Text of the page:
What real-time biometric measurement reveals about Super Bowl LII's ads
- A series of ads from P&G's Tide brand scored the highest out of 75 Super Bowl ads tested in real-time using biometric measurement, according to a news release provided to Marketing Dive by Ipsos, the independent market research company conducting the research. The top ranking is “based on objective, scientific non-conscious (System 1) reactions rather than only asking people how they reacted or using a panel of ‘experts,’” the release said.
- For the study, Ipsos recruited 45 football fans, divided between Eagles and Patriots fans, to watch the game at a New York City theater. Participants wore biometric sensors, new technology from Shimmer Research, which measured emotional arousal based on galvanic skin response. Ipsos could then measure unconscious response to each commercial for the ad’s duration.
- The study measured response to what Ipsos has identified as four key drivers of great ads: the first five seconds, which reflect an ad's ability to hook viewers emotionally; the last five seconds, which reveal excitement over the major brand reveal; the average arousal over the course of the ad, meaning overall excitement power and the highest ad scene peak, revealing which ads brought viewers to the highest summit of emotion.
The results of the Ipsos study match up nicely with the broader reaction to advertising for Super Bowl LII, as Tide's series of ads were widely hailed as the best. The results suggest that a positive emotional response to ads can be tightly correlated with creative execution. Measuring ads in an objective way, free from bias, provides valuable insights on what truly connects with consumers. Marketers should take note of the metrics of the study to objectively craft campaigns that build excitement and emotional connection.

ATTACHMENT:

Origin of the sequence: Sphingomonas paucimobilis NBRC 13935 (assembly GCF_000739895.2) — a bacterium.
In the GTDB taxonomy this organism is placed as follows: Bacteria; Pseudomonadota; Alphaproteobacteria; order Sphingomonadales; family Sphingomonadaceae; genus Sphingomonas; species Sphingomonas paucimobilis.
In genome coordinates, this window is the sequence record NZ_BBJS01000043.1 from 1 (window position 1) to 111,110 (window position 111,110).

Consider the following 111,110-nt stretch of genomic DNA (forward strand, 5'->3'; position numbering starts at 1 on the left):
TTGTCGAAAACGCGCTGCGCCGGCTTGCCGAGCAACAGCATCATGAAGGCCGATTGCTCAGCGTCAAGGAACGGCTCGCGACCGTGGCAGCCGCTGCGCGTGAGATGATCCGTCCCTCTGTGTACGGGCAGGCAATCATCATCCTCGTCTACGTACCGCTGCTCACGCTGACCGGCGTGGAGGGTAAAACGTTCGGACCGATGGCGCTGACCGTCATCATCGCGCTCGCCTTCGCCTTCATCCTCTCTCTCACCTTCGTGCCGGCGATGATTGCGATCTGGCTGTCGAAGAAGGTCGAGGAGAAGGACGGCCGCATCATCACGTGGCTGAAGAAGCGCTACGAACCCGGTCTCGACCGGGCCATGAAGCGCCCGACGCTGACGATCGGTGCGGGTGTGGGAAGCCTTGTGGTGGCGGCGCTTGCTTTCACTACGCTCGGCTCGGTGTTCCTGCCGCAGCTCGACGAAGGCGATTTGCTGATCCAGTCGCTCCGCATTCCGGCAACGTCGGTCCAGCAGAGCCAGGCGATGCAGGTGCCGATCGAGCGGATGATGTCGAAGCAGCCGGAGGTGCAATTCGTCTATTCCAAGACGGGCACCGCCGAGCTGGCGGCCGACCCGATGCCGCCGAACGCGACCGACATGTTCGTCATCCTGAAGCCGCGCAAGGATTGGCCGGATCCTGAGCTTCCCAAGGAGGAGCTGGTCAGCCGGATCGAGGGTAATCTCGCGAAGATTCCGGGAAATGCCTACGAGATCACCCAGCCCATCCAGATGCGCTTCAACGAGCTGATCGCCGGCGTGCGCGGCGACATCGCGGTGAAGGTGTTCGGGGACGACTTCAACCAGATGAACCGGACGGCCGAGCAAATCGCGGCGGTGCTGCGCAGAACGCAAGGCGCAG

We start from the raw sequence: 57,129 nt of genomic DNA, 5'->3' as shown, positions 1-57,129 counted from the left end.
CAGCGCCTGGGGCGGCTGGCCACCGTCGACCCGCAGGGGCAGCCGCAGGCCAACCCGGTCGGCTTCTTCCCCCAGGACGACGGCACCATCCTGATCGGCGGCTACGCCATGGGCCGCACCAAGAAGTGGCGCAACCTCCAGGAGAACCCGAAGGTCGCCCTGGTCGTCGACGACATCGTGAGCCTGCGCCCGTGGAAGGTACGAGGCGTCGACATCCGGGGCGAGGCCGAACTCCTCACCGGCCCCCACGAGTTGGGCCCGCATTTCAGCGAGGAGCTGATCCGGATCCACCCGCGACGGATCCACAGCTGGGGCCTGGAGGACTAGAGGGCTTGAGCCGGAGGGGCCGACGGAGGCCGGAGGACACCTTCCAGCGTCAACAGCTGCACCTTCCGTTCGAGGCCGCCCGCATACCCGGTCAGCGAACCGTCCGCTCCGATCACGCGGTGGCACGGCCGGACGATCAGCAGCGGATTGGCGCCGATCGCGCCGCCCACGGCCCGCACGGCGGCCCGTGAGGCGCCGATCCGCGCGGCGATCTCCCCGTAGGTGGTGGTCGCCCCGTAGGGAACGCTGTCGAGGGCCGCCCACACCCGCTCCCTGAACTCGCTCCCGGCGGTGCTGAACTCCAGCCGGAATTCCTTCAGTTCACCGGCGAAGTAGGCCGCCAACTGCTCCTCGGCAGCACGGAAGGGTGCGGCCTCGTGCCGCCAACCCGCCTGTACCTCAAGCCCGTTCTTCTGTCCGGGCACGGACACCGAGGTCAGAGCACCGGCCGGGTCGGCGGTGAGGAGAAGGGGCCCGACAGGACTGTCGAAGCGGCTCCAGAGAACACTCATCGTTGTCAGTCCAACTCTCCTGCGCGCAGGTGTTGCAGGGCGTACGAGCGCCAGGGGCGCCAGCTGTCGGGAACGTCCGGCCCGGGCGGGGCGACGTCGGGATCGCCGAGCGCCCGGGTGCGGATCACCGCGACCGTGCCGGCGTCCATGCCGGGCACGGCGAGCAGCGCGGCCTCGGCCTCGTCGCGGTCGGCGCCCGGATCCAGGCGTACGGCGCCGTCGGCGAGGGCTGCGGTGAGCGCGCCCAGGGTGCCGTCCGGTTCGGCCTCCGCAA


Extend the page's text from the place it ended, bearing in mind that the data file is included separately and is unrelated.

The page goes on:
Running a spot in each quarter of the Super Bowl, P&G-owned Tide’s campaign, produced by Saatchi & Saatchi New York and starring David Harbour of “Stranger Things,” made humorous nods to other brands and commercials by focusing on the clean clothing they were wearing. The third-quarter spot featuring P&G’s Mr. Clean replaced by Harbour was the highest scorer among the 75 ads tested, according to Ipsos.
Tide's total of 90 seconds of air time was a hefty ad buy, but it’s proving to be a worthwhile investment, as days after the game, people are still talking about it. The first and longest spot scored the lowest in the Ipsos rating, but it set up the joke in the other three and kept the excitement going. “It was a case study in itself, in building a campaign that delivers more than the sum of its parts,” Shaun Dix, executive vice president of Ipsos Connect, said in the news release.
Following Tide’s top spot, the NFL ad was ranked No. 2 in the Ipsos study. The ad featured Eli Manning and Odell Beckham Jr. in a parody of the film “Dirty Dancing.” M&M’s came in third with its ad featuring Danny DeVito as the human form of the red M&M that gets hit by a truck.
A previous neuroscience study of Super Bowl ads similarly found that the best ads elicited strong emotions across a number of markers. However, that study was done in a lab months after the game. The Ipsos study is interesting because it shows how neuroscience technology has advanced to the point where measurements can be conducted in real-time.